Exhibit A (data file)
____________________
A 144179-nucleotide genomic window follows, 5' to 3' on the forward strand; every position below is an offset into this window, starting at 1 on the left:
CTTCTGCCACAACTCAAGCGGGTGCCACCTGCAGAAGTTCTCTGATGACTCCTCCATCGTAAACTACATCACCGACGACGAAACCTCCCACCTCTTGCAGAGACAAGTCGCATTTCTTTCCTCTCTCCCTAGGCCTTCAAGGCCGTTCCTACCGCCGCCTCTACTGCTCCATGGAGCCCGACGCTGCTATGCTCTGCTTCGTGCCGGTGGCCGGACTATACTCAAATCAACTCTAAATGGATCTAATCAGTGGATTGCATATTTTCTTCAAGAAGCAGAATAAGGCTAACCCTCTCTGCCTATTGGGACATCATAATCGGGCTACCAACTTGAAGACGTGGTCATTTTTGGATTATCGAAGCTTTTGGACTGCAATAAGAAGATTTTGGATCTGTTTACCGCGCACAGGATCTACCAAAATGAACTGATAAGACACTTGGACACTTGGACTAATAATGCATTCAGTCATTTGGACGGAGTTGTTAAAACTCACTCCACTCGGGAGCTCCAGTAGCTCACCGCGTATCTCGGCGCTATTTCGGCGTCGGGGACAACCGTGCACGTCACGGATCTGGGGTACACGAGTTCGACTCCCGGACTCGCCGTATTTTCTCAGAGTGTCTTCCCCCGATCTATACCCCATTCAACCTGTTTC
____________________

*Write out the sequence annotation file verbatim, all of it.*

A 144179-nucleotide genomic window follows, 5' to 3' on the forward strand; every position below is an offset into this window, starting at 1 on the left:
CTTCTGCCACAACTCAAGCGGGTGCCACCTGCAGAAGTTCTCTGATGACTCCTCCATCGTAAACTACATCACCGACGACGAAACCTCCCACCTCTTGCAGAGACAAGTCGCATTTCTTTCCTCTCTCCCTAGGCCTTCAAGGCCGTTCCTACCGCCGCCTCTACTGCTCCATGGAGCCCGACGCTGCTATGCTCTGCTTCGTGCCGGTGGCCGGACTATACTCAAATCAACTCTAAATGGATCTAATCAGTGGATTGCATATTTTCTTCAAGAAGCAGAATAAGGCTAACCCTCTCTGCCTATTGGGACATCATAATCGGGCTACCAACTTGAAGACGTGGTCATTTTTGGATTATCGAAGCTTTTGGACTGCAATAAGAAGATTTTGGATCTGTTTACCGCGCACAGGATCTACCAAAATGAACTGATAAGACACTTGGACACTTGGACTAATAATGCATTCAGTCATTTGGACGGAGTTGTTAAAACTCACTCCACTCGGGAGCTCCAGTAGCTCACCGCGTATCTCGGCGCTATTTCGGCGTCGGGGACAACCGTGCACGTCACGGATCTGGGGTACACGAGTTCGACTCCCGGACTCGCCGTATTTTCTCAGAGTGTCTTCCCCCGATCTATACCCCATTCAACCTGTTTC